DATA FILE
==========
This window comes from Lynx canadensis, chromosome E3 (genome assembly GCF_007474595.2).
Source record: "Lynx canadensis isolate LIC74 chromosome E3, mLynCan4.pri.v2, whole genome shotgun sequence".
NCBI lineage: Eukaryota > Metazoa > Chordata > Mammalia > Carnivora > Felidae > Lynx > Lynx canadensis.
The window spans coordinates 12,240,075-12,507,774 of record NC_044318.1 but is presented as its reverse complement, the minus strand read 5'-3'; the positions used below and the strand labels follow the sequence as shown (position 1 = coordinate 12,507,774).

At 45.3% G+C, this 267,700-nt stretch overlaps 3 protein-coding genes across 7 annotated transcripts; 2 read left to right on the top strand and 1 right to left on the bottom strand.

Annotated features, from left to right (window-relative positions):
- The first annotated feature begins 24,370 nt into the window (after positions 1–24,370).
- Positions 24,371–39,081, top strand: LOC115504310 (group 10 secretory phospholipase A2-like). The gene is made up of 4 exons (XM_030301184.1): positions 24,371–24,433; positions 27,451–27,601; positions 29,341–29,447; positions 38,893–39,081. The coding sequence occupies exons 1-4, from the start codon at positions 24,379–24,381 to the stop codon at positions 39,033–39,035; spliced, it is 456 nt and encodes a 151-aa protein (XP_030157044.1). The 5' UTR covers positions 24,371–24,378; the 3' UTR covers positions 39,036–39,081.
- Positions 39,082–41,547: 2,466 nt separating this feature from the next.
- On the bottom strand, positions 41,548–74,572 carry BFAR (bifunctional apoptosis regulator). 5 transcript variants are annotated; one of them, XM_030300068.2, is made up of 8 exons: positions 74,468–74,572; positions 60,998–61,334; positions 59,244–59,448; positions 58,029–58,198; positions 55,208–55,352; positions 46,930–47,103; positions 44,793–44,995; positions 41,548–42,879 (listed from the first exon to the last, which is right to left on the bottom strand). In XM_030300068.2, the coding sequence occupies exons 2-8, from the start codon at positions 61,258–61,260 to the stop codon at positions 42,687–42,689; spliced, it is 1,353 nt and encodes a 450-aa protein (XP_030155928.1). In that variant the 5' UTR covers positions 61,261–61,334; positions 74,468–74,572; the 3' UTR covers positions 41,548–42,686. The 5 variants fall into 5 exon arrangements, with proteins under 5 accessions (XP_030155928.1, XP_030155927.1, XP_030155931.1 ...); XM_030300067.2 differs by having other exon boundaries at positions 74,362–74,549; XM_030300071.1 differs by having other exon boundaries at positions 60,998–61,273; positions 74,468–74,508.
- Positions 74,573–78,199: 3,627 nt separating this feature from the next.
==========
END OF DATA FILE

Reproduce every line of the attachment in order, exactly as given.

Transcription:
This window comes from Lynx canadensis, chromosome E3 (genome assembly GCF_007474595.2).
Source record: "Lynx canadensis isolate LIC74 chromosome E3, mLynCan4.pri.v2, whole genome shotgun sequence".
NCBI lineage: Eukaryota > Metazoa > Chordata > Mammalia > Carnivora > Felidae > Lynx > Lynx canadensis.
The window spans coordinates 12,240,075-12,507,774 of record NC_044318.1 but is presented as its reverse complement, the minus strand read 5'-3'; the positions used below and the strand labels follow the sequence as shown (position 1 = coordinate 12,507,774).

At 45.3% G+C, this 267,700-nt stretch overlaps 3 protein-coding genes across 7 annotated transcripts; 2 read left to right on the top strand and 1 right to left on the bottom strand.

Annotated features, from left to right (window-relative positions):
- The first annotated feature begins 24,370 nt into the window (after positions 1–24,370).
- Positions 24,371–39,081, top strand: LOC115504310 (group 10 secretory phospholipase A2-like). The gene is made up of 4 exons (XM_030301184.1): positions 24,371–24,433; positions 27,451–27,601; positions 29,341–29,447; positions 38,893–39,081. The coding sequence occupies exons 1-4, from the start codon at positions 24,379–24,381 to the stop codon at positions 39,033–39,035; spliced, it is 456 nt and encodes a 151-aa protein (XP_030157044.1). The 5' UTR covers positions 24,371–24,378; the 3' UTR covers positions 39,036–39,081.
- Positions 39,082–41,547: 2,466 nt separating this feature from the next.
- On the bottom strand, positions 41,548–74,572 carry BFAR (bifunctional apoptosis regulator). 5 transcript variants are annotated; one of them, XM_030300068.2, is made up of 8 exons: positions 74,468–74,572; positions 60,998–61,334; positions 59,244–59,448; positions 58,029–58,198; positions 55,208–55,352; positions 46,930–47,103; positions 44,793–44,995; positions 41,548–42,879 (listed from the first exon to the last, which is right to left on the bottom strand). In XM_030300068.2, the coding sequence occupies exons 2-8, from the start codon at positions 61,258–61,260 to the stop codon at positions 42,687–42,689; spliced, it is 1,353 nt and encodes a 450-aa protein (XP_030155928.1). In that variant the 5' UTR covers positions 61,261–61,334; positions 74,468–74,572; the 3' UTR covers positions 41,548–42,686. The 5 variants fall into 5 exon arrangements, with proteins under 5 accessions (XP_030155928.1, XP_030155927.1, XP_030155931.1 ...); XM_030300067.2 differs by having other exon boundaries at positions 74,362–74,549; XM_030300071.1 differs by having other exon boundaries at positions 60,998–61,273; positions 74,468–74,508.
- Positions 74,573–78,199: 3,627 nt separating this feature from the next.